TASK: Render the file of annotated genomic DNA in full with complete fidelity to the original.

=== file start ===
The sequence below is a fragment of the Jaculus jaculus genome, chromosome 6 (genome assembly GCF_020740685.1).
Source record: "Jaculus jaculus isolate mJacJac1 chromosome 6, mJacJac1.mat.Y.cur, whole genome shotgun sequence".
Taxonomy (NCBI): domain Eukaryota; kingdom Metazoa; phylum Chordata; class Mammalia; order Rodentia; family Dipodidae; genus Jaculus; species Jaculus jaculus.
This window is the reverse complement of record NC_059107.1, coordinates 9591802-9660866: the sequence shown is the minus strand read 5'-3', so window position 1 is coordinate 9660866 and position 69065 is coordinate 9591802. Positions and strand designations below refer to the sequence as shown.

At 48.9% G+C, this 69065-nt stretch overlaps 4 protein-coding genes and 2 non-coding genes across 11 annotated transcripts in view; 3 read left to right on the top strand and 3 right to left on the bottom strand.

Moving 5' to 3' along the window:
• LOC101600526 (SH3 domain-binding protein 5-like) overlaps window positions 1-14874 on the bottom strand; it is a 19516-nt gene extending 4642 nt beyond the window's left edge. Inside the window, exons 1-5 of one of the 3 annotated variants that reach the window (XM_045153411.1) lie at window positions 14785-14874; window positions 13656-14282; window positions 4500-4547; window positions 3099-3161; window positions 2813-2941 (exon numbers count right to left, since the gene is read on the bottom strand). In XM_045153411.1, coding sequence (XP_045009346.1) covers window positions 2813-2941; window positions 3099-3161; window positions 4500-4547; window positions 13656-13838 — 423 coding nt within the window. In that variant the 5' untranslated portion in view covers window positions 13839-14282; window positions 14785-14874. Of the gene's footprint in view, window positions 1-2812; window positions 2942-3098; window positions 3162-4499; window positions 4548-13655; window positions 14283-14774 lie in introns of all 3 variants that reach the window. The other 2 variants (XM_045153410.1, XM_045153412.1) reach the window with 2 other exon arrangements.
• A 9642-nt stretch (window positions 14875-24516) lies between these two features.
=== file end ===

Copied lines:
The sequence below is a fragment of the Jaculus jaculus genome, chromosome 6 (genome assembly GCF_020740685.1).
Source record: "Jaculus jaculus isolate mJacJac1 chromosome 6, mJacJac1.mat.Y.cur, whole genome shotgun sequence".
Taxonomy (NCBI): domain Eukaryota; kingdom Metazoa; phylum Chordata; class Mammalia; order Rodentia; family Dipodidae; genus Jaculus; species Jaculus jaculus.
This window is the reverse complement of record NC_059107.1, coordinates 9591802-9660866: the sequence shown is the minus strand read 5'-3', so window position 1 is coordinate 9660866 and position 69065 is coordinate 9591802. Positions and strand designations below refer to the sequence as shown.

At 48.9% G+C, this 69065-nt stretch overlaps 4 protein-coding genes and 2 non-coding genes across 11 annotated transcripts in view; 3 read left to right on the top strand and 3 right to left on the bottom strand.

Moving 5' to 3' along the window:
• LOC101600526 (SH3 domain-binding protein 5-like) overlaps window positions 1-14874 on the bottom strand; it is a 19516-nt gene extending 4642 nt beyond the window's left edge. Inside the window, exons 1-5 of one of the 3 annotated variants that reach the window (XM_045153411.1) lie at window positions 14785-14874; window positions 13656-14282; window positions 4500-4547; window positions 3099-3161; window positions 2813-2941 (exon numbers count right to left, since the gene is read on the bottom strand). In XM_045153411.1, coding sequence (XP_045009346.1) covers window positions 2813-2941; window positions 3099-3161; window positions 4500-4547; window positions 13656-13838 — 423 coding nt within the window. In that variant the 5' untranslated portion in view covers window positions 13839-14282; window positions 14785-14874. Of the gene's footprint in view, window positions 1-2812; window positions 2942-3098; window positions 3162-4499; window positions 4548-13655; window positions 14283-14774 lie in introns of all 3 variants that reach the window. The other 2 variants (XM_045153410.1, XM_045153412.1) reach the window with 2 other exon arrangements.
• A 9642-nt stretch (window positions 14875-24516) lies between these two features.